Recent public health efforts have focused extensively on reducing the amount of formula babies are given in the hospital after birth. But in the first randomized trial of its kind, researchers at UC San Francisco have found that giving small amounts of formula in the first few days of life to infants experiencing high levels of early weight loss actually can increase the length of time their mothers end up breastfeeding.
"Until now, we haven't explored if it is possible to identify babies who might benefit from early formula use. This study provides the first evidence that early limited formula (ELF) can provide important benefits to some newborns," said lead author Valerie Flaherman, MD, MPH, an assistant professor of pediatrics and epidemiology and biostatistics at UCSF and a pediatrician at UCSF Benioff Children's Hospital. "Based on our findings, clinicians may wish to consider recommending the temporary use of small amounts of formula to new moms whose babies are experiencing significant early weight loss."
Study findings will be published online by the journal Pediatrics, and will appear in an upcoming print issue of the journal.
"Formula use has the potential to be a slippery slope to breastfeeding discontinuation, but ELF is a different way to envision using it," said Flaherman. "Rather than giving full bottles of formula that make it hard for the baby to return to the breast, ELF is a small amount of supplementation with a clear end point that alleviates some of the stress new mothers feel about producing enough milk."
Breastfeeding is known to offer wide-ranging preventive health benefits for babies, reducing their risk for infections and allergies, and providing the perfect balance of nutrients to help infants grow into strong and healthy toddlers. The American Academy of Pediatrics currently recommends that healthy mothers and infants should breastfeed exclusively for the first six months for maximum health benefits.
Women do not immediately produce high volumes of milk after childbirth. Instead, at first mothers secrete small amounts of colostrum, which contains high concentrations of nutrients and antibodies for the baby. During this period, babies often lose weight and new mothers may be concerned that their babies appear fussy or hungry. "Many mothers develop concerns about their milk supply, which is the most common reason they stop breastfeeding in the first three months," said Flaherman.
"But this study suggests that giving those babies a little early formula may ease those concerns and enable them to feel confident continuing to breastfeed," she said.
The study enrolled 40 full-term newborns between 24-48 hours old who had lost more than 5 percent of their birth weight. The babies were randomly assigned either to receive early limited formula (ELF), which consisted of one-third of an ounce of infant formula by syringe following each breastfeeding, or to continue with their intention to breastfeed exclusively. So as not to interfere with breastfeeding 8 to 12 times a day, the ELF babies were only given small amounts of formula. The syringe was used to avoid the babies developing nipple confusion -- when a baby develops a preference for a bottle nipple over the breast. The ELF babies stopped the formula when their mothers began producing mature milk, approximately two to five days after birth.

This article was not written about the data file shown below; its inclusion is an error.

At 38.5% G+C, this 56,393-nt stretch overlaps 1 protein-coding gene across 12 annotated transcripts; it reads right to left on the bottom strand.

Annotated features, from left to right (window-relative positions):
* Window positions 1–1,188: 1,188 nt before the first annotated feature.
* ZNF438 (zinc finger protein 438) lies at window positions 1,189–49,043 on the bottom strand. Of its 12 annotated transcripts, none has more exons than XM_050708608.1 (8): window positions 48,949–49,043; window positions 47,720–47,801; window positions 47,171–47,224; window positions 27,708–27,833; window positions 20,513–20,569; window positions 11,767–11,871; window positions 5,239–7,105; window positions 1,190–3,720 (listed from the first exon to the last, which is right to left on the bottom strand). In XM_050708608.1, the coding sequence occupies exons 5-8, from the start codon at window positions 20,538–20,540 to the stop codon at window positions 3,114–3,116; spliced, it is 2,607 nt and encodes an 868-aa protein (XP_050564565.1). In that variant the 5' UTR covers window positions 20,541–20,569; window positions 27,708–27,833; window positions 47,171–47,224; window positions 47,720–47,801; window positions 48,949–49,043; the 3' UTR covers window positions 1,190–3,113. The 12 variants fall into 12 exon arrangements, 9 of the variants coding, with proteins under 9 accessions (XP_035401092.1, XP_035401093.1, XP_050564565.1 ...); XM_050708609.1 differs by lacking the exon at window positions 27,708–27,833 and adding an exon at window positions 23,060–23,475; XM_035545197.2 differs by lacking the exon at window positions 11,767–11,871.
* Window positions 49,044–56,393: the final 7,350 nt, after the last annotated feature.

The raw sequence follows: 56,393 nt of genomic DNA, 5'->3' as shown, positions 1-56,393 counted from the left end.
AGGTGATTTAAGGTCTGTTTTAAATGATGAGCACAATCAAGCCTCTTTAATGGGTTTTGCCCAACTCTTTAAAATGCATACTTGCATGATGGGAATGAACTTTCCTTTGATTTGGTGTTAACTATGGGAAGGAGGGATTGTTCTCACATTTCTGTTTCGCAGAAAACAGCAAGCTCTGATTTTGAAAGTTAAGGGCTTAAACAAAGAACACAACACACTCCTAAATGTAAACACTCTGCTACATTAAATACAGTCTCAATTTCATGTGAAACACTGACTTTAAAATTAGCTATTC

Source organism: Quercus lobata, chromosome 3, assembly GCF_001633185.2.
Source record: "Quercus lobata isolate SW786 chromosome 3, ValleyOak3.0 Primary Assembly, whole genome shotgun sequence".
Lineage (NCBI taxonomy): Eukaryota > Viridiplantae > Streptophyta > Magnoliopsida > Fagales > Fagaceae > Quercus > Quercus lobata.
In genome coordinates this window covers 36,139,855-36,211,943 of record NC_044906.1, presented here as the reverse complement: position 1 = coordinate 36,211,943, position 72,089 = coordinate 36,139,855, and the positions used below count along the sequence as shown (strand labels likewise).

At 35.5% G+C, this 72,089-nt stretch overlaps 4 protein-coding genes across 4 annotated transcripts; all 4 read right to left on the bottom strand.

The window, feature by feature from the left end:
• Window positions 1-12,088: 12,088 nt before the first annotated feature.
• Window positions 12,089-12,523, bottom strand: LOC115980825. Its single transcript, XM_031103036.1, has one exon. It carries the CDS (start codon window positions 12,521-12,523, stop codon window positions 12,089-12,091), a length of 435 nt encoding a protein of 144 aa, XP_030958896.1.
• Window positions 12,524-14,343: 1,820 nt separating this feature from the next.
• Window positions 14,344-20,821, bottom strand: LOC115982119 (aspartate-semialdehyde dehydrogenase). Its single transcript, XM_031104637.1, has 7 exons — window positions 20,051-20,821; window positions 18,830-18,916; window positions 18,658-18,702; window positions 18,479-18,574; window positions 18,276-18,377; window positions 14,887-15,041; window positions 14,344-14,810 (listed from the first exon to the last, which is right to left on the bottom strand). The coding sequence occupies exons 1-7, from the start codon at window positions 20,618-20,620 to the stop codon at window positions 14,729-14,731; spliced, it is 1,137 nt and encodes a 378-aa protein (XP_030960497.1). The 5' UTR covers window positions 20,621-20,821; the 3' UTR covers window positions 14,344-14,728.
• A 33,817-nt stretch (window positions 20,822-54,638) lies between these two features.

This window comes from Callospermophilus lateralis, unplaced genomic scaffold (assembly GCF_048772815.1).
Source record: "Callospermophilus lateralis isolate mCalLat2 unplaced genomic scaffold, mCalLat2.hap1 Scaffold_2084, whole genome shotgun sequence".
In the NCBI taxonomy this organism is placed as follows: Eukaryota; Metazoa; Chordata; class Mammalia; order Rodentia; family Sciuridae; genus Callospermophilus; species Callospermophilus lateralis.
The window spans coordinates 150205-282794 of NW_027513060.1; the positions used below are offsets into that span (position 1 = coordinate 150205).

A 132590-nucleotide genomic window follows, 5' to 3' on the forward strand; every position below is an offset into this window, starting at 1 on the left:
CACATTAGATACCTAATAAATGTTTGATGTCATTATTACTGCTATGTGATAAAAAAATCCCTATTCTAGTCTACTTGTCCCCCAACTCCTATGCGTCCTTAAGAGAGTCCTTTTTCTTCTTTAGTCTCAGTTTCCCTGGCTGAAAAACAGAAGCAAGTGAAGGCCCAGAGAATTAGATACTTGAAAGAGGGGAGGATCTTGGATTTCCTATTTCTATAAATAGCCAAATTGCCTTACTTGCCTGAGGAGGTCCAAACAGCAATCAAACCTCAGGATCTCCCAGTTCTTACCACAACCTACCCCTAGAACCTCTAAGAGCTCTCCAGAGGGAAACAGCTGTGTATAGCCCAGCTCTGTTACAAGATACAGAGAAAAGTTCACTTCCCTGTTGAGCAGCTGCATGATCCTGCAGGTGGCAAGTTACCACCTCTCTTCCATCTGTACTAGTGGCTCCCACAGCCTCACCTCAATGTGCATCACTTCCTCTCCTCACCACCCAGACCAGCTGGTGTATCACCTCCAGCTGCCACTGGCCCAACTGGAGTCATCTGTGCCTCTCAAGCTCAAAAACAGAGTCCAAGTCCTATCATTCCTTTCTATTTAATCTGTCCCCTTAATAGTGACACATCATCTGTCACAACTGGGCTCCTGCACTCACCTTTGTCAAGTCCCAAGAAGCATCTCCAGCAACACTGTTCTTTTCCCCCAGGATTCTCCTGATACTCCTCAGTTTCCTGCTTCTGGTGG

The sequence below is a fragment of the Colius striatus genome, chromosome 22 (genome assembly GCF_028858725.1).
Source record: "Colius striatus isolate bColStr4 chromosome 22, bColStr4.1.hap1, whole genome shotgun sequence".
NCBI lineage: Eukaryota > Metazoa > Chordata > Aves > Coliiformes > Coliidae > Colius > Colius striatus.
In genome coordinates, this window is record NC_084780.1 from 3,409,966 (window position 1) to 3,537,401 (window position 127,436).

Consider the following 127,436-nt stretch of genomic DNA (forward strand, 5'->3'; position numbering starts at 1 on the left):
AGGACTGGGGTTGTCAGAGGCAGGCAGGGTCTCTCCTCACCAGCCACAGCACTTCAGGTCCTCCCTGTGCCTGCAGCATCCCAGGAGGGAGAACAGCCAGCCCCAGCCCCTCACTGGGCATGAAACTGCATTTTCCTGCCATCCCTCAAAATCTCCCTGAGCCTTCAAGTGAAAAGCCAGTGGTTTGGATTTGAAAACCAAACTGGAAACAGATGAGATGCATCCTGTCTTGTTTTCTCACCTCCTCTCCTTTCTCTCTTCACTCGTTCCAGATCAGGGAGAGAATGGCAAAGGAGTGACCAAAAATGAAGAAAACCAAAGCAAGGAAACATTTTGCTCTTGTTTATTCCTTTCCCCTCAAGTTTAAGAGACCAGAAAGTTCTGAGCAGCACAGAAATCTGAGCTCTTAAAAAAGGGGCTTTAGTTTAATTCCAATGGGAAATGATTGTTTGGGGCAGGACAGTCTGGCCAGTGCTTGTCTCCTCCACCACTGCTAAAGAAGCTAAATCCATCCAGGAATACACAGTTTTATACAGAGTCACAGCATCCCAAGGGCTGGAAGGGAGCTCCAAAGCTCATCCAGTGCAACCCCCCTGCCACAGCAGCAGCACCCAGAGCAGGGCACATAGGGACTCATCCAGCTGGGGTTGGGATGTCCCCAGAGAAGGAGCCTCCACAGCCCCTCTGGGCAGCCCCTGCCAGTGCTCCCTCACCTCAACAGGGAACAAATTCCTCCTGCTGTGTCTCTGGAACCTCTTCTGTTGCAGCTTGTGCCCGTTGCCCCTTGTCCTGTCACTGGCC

At the one week assessment, all the babies in both groups were still breastfeeding. However, only 10 percent of the ELF babies had received formula in the last 24 hours, compared with 47 percent of the control group.
After three months, 79 percent of the babies in the study who received early limited formula in the first days of life were still breastfeeding, compared with 42 percent of the babies who did not receive early limited formula. Additionally, 95 percent of the babies who received limited formula in the first few days were breastfeeding to some extent at three months, compared with 68 percent of the babies who did not receive early limited formula.
While impressed with the results of this small study, the authors urged caution in interpreting their results. "It will be important to see whether these results can be confirmed in future, larger studies and in other populations," said senior author Thomas Newman, MD, MPH, a professor of pediatrics and epidemiology and biostatistics at UCSF and a pediatrician at UCSF Benioff Children's Hospital.
The authors stress that the goal of this study is to help babies breastfeed for a longer duration, because breastfeeding is the best method for feeding infants. For some infants with high, early weight loss, this small study is the first to suggest that infant formula used at just the right time, in limited amounts, may help achieve the goal of long-term breastfeeding.
"The results of this study are provocative and challenge conventional wisdom," said James Taylor, MD, medical director for the University of Washington Medical Center's Newborn Nursery, who was unaffiliated with the study. "It is crucial that we have more randomized controlled trials on interventions to increase breastfeeding rather than relying on heavily confounded observational studies or biased expert opinion."
Co-authors include Janelle Aby, MD of the Department of Pediatrics at Stanford University; Anthony Burgos, MD, MPH, of the Department of Pediatrics, Kaiser Permanente Medical Center, Downey, CA; Kathryn Lee, RN, PhD of the Department of Family and Community Nursing at UCSF; and Michael Cabana, MD, MPH of the Department of Pediatrics at UCSF.
The research was supported by grants from the National Institute of Children Health and Human Development.
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